So first, the good parts:
I mean she kills all the scenes when she makes some remark about, as Stick puts it ‘A Thundering Dumbass’ or ‘The most stupid Iron Fist ever’, the Immortal Iron Fist. Luke Cage also adds his bit when he realizes that their problems are half-criminal, half-mystical and remaining indigestible. The chemistry between the 4 is really funny. Nobody wants to believe that they can work as a team, except Danny Rand. Daredevil, who knows the threat of Hand is real, is unsure whether he should jump in or not. He has kind of given up after Season 2. His non-masked character, Matt Murdock, also stays true to his original show to an extent before falling prey to ‘Love’. The other best part is when Jessica keeps making fun of his costume as he is the only one donning it. The overall storyline is satisfactory and they will probably going to go for Season 2 as well. But that won’t happen till 2019.
Now the bad parts:
Some weird things happened in the end and they tried to make it like a cliff hanger. Fair enough, but constant fighting bad guys in half-darkness with no -idea who is beating whom was a bit annoying. They hugely improved Iron Fist’s part by making them butt of other heroes’ jokes but I still wasn’t able to find one instance of fight sequence which would be as memorable as DD’s hallway and staircase scene. The villains here, are not as threatening as they should have been. And again, like Iron Fist, they sort of ruin the climax before doing away with one main person.
Overall, the Defenders were mostly okayish because if you cram 4 superheroes in just 8 episodes, many things are left unattended. You can watch the show though, just to enjoy, the camaraderie between the team and Jessica Jones’ one-liners.
Heavy raining was an understatement for that day. It was pouring out there. I and my room-mate called an Uber and found a 2x surge, as usual. But we had to go any how. We had to go to the movie, we had booked, “The Martian”. So eventually, we found a cab and started for the 6.30 show at Cinepolis (still the best after IMAX). The multiplex was not more than 20 mins away from our place.
We had crossed half the way, zooming past the evening rush amidst the downpour. The roads were relatively empty despite evening time. We were hopeful that we will reach the Cinema Hall well in time to buy Nachos and a huge tub of Pop-Corn. And then, like it always happens, Uncle Murphy reminded us of his laws. As soon as we reached the main road, it was jam-packed like the atoms of a heavy metal. I could only see a sea of red of the rear lights of the vehicles ahead. While the rain had now slowed down and some part of the sky had cleared, I could see a tiny red dot near the horizon up in the sky. (Making this last line up, it was still drizzling with grey-blue sky).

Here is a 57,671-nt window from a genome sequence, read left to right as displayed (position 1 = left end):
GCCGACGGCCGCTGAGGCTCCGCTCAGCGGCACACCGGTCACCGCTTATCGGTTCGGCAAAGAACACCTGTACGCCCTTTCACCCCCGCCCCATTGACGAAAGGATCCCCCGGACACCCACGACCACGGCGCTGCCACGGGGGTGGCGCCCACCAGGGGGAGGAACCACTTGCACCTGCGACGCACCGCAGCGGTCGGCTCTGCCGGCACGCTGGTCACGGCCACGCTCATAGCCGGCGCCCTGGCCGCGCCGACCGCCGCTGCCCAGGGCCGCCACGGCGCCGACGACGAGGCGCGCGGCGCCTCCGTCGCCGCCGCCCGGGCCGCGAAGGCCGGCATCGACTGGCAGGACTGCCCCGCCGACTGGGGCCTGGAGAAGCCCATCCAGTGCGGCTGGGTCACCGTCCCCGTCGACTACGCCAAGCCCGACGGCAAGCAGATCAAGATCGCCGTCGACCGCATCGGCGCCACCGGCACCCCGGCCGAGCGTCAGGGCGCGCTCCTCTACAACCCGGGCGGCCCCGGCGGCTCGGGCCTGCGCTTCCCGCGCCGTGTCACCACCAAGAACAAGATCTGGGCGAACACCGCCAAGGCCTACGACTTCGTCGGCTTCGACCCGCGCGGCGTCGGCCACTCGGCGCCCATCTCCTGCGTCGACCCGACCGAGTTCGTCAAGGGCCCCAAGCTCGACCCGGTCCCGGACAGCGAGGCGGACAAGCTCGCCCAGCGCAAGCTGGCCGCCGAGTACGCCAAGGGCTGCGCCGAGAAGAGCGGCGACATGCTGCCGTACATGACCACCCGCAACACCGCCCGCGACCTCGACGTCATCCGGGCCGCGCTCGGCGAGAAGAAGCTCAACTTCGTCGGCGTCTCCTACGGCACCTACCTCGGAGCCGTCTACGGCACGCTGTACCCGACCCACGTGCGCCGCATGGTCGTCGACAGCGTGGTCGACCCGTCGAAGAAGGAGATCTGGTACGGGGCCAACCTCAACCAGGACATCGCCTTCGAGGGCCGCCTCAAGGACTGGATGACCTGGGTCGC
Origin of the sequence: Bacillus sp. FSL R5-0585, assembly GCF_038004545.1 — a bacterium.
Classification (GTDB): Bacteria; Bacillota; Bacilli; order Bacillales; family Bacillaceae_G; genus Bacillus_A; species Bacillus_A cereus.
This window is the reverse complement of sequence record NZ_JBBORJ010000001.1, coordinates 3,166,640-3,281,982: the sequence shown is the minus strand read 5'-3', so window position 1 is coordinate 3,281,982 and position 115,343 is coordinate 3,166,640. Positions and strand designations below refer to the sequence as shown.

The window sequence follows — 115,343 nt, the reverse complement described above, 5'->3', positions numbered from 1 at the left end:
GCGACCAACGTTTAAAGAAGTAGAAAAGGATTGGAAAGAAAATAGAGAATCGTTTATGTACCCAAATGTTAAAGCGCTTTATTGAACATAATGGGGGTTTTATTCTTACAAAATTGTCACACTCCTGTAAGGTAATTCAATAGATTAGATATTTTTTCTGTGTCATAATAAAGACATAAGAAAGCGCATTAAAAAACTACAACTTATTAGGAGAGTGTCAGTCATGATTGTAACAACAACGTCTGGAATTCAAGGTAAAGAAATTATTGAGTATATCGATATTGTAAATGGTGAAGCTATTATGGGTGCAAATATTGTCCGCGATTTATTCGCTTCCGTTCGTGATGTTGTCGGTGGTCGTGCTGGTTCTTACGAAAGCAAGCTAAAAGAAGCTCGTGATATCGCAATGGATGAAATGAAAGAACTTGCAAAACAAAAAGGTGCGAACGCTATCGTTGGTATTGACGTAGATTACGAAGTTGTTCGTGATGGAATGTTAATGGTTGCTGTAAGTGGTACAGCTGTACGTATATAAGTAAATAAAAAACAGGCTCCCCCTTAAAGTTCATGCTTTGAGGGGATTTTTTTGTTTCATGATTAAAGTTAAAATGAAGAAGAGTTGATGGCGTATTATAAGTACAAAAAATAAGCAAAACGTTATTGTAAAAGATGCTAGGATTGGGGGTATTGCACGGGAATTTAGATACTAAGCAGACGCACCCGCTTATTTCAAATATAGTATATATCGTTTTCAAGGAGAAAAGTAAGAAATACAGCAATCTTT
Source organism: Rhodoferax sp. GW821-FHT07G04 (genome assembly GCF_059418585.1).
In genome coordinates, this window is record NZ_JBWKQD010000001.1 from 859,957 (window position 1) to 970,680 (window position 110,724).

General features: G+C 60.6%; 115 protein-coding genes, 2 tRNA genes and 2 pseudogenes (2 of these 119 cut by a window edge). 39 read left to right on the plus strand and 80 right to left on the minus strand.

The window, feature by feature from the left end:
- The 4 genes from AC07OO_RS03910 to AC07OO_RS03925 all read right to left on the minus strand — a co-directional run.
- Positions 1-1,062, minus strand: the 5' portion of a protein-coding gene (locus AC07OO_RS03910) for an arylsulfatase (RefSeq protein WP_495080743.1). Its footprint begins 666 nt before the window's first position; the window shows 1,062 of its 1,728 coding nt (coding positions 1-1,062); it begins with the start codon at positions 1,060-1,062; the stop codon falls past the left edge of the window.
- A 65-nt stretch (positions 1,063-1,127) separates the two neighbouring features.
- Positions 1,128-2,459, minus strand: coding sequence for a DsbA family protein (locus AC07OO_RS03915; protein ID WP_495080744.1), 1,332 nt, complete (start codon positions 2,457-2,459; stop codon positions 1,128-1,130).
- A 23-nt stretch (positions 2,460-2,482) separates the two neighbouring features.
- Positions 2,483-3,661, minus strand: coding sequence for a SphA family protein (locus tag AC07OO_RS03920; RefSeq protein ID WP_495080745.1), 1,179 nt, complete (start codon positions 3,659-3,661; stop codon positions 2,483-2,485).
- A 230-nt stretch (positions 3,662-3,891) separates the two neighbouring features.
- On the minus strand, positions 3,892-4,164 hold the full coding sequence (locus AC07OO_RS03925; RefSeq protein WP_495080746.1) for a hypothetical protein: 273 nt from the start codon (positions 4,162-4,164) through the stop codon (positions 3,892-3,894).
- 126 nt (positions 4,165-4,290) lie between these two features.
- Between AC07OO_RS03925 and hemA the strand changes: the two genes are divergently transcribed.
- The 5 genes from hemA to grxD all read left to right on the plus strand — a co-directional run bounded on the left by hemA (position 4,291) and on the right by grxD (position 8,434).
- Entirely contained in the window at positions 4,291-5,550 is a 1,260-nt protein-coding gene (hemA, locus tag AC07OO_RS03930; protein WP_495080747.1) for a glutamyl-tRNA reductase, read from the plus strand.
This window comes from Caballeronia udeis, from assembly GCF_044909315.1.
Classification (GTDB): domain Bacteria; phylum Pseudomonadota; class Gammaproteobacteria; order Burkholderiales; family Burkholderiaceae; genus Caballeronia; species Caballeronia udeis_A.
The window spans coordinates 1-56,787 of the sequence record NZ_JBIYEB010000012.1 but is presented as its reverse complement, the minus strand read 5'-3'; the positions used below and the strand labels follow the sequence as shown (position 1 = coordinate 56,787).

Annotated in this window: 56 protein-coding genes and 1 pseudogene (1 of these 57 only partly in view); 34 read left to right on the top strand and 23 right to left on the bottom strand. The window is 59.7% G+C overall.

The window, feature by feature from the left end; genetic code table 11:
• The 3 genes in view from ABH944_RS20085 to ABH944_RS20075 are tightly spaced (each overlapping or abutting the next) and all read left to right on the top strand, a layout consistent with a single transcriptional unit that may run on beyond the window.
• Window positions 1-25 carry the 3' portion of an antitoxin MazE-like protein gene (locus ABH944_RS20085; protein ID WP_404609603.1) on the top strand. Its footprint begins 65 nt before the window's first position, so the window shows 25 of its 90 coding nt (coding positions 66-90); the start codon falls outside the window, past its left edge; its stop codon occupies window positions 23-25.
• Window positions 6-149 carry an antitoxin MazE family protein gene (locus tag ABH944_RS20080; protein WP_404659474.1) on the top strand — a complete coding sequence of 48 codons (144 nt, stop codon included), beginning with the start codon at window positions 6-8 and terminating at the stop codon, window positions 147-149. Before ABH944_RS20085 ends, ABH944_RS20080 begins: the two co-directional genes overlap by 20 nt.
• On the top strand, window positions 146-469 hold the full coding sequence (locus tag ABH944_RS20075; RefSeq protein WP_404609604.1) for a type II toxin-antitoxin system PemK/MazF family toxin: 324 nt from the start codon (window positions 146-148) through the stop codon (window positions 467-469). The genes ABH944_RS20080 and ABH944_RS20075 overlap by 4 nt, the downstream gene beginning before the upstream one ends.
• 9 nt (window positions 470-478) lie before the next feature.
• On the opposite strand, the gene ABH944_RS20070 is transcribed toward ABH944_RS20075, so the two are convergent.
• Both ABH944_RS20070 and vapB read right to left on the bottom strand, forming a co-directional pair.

We crawled like a sloth and finally reach Cinepolis at 7.15 PM. I was expecting that they would have shown 20 minutes of trailers and advertisements before the show and we would have missed the movie little bit.
Hustling bustling, we entered the multiplex and found our seats after disturbing at least 10 people and saying sorry awkwardly to a couple. (This line is also made up because we had booked corner seats. I just didn’t want to state that fact)
I asked my neighbour, how much did we miss? The guy said, almost everything. The first scene, I remember, was when Astronaut Mark Whatney (Matt Damon) was video blogging about how he is about to make water and his plan is to have potatoes for survival.
Which means, we had missed the first part where the accident happens. Now, a little bit of Google will suggest that the first part of the story is slightly weird. As in, (if you have not seen the movie, Mark Whatney gets stuck on Mars due an accident caused by heavy storm), the storm won’t be that intense on Mars which would lead to such an accident. Sigh. That was as hurtful as the tethering bit goof-up of the movie Gravity. Anyway, we watched the rest of the movie, enjoyed it, came back home and happily lived ever after. 
Now fast forward to present day. In fact few days ago when I got my hands on The Martian book by Andy Weir. So, out of curiosity about what actually would have happened in the beginning, I started reading this book. I will now proceed with this post in 2 sections.
How did I read this book?
Book Review (Not movie review)
As the story is quite known, I am going to directly post my views without giving story’s summary or even any context (as if the above text is nothing.).
I generally liked this book. I specially liked the part where the protagonist’s sense of humor, amidst the havoc happening around him, is still intact. And that’s most of the book. The wit in the most difficult situations makes this book memorable.